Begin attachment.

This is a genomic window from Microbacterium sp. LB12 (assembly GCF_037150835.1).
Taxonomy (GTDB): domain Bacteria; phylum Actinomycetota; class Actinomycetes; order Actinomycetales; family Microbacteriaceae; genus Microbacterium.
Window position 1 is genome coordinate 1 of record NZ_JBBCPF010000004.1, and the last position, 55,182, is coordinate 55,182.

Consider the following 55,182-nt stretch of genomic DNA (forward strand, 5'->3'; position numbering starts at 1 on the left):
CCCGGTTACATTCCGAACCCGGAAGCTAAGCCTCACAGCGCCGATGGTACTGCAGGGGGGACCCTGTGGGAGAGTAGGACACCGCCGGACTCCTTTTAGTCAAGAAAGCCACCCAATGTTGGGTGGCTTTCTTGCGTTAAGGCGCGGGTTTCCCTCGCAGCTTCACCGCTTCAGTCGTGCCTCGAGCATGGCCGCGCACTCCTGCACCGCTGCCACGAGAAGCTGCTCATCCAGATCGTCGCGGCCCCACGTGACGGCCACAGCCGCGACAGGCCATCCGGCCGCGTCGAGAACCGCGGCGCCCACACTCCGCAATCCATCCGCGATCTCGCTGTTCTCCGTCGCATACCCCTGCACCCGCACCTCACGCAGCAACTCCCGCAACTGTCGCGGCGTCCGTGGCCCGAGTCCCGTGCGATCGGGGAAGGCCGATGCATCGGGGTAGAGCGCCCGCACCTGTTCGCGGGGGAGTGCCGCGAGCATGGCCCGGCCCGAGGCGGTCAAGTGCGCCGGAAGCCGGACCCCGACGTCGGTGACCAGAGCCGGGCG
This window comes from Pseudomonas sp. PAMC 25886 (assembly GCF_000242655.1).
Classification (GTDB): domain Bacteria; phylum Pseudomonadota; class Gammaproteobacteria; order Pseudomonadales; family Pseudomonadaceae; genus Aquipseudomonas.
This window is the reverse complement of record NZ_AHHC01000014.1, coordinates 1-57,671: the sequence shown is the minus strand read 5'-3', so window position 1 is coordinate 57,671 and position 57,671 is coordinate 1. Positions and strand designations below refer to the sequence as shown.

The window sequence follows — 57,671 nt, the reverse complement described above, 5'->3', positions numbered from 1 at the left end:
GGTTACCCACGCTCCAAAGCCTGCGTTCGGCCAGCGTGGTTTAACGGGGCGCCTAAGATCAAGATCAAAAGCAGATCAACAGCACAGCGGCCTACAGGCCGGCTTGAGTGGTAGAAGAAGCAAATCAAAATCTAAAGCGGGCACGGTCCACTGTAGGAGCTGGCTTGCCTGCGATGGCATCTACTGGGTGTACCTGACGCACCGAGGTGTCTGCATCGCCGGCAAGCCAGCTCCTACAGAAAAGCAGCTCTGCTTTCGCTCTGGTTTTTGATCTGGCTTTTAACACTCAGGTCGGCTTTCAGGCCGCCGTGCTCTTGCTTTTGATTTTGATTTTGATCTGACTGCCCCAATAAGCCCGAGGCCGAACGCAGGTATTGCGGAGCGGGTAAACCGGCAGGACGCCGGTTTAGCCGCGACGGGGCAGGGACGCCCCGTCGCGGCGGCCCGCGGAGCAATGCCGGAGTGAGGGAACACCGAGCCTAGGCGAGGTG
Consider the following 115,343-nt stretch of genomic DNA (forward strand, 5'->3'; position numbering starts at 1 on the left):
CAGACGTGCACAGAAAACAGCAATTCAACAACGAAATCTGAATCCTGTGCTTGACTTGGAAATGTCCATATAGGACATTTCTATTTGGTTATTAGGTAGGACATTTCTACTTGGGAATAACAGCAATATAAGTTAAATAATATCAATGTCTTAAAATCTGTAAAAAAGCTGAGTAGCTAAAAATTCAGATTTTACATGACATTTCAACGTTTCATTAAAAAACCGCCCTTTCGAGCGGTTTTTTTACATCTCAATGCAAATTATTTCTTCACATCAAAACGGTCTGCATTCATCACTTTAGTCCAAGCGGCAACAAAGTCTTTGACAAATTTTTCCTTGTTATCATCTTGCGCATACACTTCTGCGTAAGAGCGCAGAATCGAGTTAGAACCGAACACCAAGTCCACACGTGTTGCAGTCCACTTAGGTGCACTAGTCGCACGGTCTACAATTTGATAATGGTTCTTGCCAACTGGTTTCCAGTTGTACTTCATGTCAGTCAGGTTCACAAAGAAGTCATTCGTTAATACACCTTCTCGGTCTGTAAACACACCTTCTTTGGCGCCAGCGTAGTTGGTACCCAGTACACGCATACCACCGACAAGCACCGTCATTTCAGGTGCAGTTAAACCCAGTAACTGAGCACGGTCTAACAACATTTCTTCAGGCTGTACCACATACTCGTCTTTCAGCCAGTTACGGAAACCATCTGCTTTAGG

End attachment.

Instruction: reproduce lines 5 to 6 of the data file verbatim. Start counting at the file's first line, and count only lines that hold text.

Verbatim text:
CCCGGTTACATTCCGAACCCGGAAGCTAAGCCTCACAGCGCCGATGGTACTGCAGGGGGGACCCTGTGGGAGAGTAGGACACCGCCGGACTCCTTTTAGTCAAGAAAGCCACCCAATGTTGGGTGGCTTTCTTGCGTTAAGGCGCGGGTTTCCCTCGCAGCTTCACCGCTTCAGTCGTGCCTCGAGCATGGCCGCGCACTCCTGCACCGCTGCCACGAGAAGCTGCTCATCCAGATCGTCGCGGCCCCACGTGACGGCCACAGCCGCGACAGGCCATCCGGCCGCGTCGAGAACCGCGGCGCCCACACTCCGCAATCCATCCGCGATCTCGCTGTTCTCCGTCGCATACCCCTGCACCCGCACCTCACGCAGCAACTCCCGCAACTGTCGCGGCGTCCGTGGCCCGAGTCCCGTGCGATCGGGGAAGGCCGATGCATCGGGGTAGAGCGCCCGCACCTGTTCGCGGGGGAGTGCCGCGAGCATGGCCCGGCCCGAGGCGGTCAAGTGCGCCGGAAGCCGGACCCCGACGTCGGTGACCAGAGCCGGGCG
This window comes from Pseudomonas sp. PAMC 25886 (assembly GCF_000242655.1).